Navy Medical Art of the Abbott Collection

 

 

Click the image for a larger view.

Attention Deluxe
Joseph Hirsch #27
Oil on canvas, circa 1943
Gift of Abbott Laboratories
88-159-EU


Within twenty minutes after this boy onboard a Navy transport broke his thumb boxing, it has been X-rayed, set and placed in a plaster cast. This is typical of the way the Navy Medical Department functions, bringing the finest medical care to boys who in many cases came from regions or homes where a similar degree of attention is practically unknown. Here the Navy physician is using a fluoroscope in conjunction with a dental x-ray machine.


Sick Bay
Joseph Hirsch #21
Pen and ink wash drawing, circa 1943
Gift of Abbott Laboratories
88-159-F


Miniature hospitals onboard ship abound in the U.S. fleet. Resembling hospital wards ashore except for the double-tiered bunks, they are known as "sick bay" quiet inlets, away from the normal tide of ship activities, where the wounded and ill are treated amid the drug odors and paraphernalia that mark hospital wards everywhere.


Minerva Jacket
Joseph Hirsch #9
Oil on canvas, circa 1943
Gift of Abbott Laboratories
88-159-FI


This device is a Minerva jacket. The boy fell from a gun turret, dislocating a vertebra in his neck. The plaster cast is lined with black felt to prevent body sores at Aiea Naval Hospital, Pearl Harbor.


Minerva Jack (Neck Cast)
Joseph Hirsch #1
Pen and ink wash, circa 1943
Gift of Abbott Laboratories
88-159-FA


This is the only way to read a magazine when you're dressed up in a Minerva jacket, Aiea Naval Hospital, Pearl Harbor.


Mosquito Fighter
Joseph Hirsch #13
Pastel, 1943 Gift of Abbott Laboratories
88-159-FM


Malaria control is the Navy Medical Department's most important preventive measure in the South Pacific. This corpsman is equipped with a hand spray, the tank of which is filled with No. 2 diesel oil which, when sprayed on stagnant water, is effective up to six days in killing mosquito larvae. Larger stagnant swamp areas are attended to with a power spray mounted on wheels, or are dynamited. After fresh rainfall, these men must promptly cover all mosquito-breeding areas again. Spraying is especially thorough around gun emplacements.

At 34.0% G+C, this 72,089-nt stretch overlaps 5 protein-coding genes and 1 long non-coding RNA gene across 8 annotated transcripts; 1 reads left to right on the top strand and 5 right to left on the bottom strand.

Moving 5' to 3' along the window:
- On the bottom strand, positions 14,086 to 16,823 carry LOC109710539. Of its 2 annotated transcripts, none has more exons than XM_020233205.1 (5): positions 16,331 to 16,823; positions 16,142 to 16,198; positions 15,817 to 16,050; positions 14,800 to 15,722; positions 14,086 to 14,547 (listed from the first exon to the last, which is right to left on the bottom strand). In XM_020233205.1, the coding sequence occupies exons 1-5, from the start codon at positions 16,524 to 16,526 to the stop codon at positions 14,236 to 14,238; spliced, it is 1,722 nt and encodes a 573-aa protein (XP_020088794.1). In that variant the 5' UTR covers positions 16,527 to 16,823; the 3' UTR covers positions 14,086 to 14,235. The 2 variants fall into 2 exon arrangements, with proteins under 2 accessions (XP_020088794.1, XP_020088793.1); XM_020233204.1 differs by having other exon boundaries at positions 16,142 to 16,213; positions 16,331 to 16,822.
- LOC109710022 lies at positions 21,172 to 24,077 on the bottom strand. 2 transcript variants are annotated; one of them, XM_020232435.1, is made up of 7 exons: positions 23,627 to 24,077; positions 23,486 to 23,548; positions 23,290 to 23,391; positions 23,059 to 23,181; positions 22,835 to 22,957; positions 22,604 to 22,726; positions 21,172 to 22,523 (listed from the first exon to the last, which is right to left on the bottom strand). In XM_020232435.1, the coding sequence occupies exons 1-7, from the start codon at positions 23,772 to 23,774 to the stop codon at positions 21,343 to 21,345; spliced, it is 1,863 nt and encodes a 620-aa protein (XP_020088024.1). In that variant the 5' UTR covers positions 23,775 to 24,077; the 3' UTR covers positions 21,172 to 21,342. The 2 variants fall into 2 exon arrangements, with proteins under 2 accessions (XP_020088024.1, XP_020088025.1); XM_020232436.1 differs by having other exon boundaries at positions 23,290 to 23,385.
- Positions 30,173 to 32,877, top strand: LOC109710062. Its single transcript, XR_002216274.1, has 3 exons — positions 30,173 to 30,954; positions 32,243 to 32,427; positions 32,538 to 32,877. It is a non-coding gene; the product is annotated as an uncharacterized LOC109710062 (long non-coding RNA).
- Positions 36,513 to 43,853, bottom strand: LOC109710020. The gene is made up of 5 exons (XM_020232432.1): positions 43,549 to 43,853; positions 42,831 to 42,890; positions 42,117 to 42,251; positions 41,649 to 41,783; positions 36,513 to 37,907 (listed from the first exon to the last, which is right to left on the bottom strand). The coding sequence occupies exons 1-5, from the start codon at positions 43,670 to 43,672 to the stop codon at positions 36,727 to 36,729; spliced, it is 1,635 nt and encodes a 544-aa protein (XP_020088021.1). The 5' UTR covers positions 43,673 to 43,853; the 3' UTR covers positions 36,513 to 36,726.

Blasting Mosquito Infected Swamps
Joseph Hirsch #28
Watercolor, circa 1943
Gift of Abbott Laboratories
88-159-EV


Navy hospital corpsmen and natives labor together in this important preventive medical work.


The Mongoose Becomes a "Guinea Pig"
Joseph Hirsch #7
Charcoal, circa 1943
Gift of Abbott Laboratories
88-159-FG


An LST returns to the beach at Guadalcanal with litters and sitters (stretcher cases and ambulatory cases), who are taken by ambulance and truck to mobile hospitals. The Japanese planes in the foreground have been brought back for salvage purposes


The Mongoose Becomes a "Guinea Pig"
Joseph Hirsch #7
Charcoal, circa 1943
Gift of Abbott Laboratories
88-159-FG


The experimental surgical procedure about to be undertaken here is unique in that the `guinea pig" is a mongoose, an animal practically unknown in hospital laboratories elsewhere in the world, inasmuch as it is quarantined from nearly every country. It is particularly well suited for experimental research in internal medicine and surgery. The mongoose is extant in Hawaii, where this picture was made, because the animal was imported there from the East Indies by sugar planters to rid their cane fields of rats.



1  4  10  11 



About Us | Privacy Policy | Webmaster | FOIA request | Navy.mil | This is a US Navy website